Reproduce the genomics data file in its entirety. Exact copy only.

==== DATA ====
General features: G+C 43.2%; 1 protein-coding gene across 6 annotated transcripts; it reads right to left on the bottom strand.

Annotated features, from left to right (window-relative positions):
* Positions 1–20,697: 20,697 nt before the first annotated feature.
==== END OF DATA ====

General features: G+C 43.2%; 1 protein-coding gene across 6 annotated transcripts; it reads right to left on the bottom strand.

Annotated features, from left to right (window-relative positions):
* Positions 1–20,697: 20,697 nt before the first annotated feature.